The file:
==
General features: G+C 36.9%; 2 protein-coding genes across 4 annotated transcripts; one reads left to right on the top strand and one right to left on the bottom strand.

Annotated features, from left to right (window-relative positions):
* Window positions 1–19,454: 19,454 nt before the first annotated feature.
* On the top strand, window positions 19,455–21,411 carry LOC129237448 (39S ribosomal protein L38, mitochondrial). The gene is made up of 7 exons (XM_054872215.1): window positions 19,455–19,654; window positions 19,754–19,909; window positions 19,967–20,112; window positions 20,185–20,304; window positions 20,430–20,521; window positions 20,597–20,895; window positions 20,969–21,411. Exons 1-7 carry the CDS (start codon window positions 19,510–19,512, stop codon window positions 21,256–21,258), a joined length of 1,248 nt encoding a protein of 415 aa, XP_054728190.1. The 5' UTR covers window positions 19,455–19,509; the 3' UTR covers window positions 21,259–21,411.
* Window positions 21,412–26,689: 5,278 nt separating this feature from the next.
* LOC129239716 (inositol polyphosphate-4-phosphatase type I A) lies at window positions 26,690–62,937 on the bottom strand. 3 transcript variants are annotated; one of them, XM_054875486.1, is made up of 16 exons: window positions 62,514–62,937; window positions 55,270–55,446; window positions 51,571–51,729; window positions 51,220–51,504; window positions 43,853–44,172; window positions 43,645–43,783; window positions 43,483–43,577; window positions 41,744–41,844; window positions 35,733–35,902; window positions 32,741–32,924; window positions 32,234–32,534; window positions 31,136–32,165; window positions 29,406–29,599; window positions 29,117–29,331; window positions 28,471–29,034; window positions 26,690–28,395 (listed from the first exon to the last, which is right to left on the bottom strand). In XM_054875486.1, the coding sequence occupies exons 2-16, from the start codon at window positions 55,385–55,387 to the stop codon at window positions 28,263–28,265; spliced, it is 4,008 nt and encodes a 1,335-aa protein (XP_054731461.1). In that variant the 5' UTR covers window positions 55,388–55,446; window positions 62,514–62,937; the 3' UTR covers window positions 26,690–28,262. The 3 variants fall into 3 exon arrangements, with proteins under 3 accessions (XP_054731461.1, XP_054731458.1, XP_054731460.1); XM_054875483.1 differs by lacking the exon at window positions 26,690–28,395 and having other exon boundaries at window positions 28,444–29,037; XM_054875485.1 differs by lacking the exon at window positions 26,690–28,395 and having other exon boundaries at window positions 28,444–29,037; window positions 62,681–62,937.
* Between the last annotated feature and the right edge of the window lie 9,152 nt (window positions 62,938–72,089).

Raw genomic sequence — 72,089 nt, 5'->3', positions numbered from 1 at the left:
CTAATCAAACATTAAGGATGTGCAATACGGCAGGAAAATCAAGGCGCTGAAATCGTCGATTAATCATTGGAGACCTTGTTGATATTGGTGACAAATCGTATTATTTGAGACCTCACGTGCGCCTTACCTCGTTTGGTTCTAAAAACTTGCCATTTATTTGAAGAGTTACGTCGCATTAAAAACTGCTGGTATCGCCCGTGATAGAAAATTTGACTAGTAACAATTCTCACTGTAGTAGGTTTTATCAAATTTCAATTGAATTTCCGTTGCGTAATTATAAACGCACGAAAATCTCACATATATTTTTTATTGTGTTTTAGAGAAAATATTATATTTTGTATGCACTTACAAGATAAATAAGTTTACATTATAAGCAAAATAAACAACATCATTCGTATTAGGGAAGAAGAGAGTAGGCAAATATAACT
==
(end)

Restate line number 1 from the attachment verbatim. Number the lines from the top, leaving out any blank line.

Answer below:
General features: G+C 36.9%; 2 protein-coding genes across 4 annotated transcripts; one reads left to right on the top strand and one right to left on the bottom strand.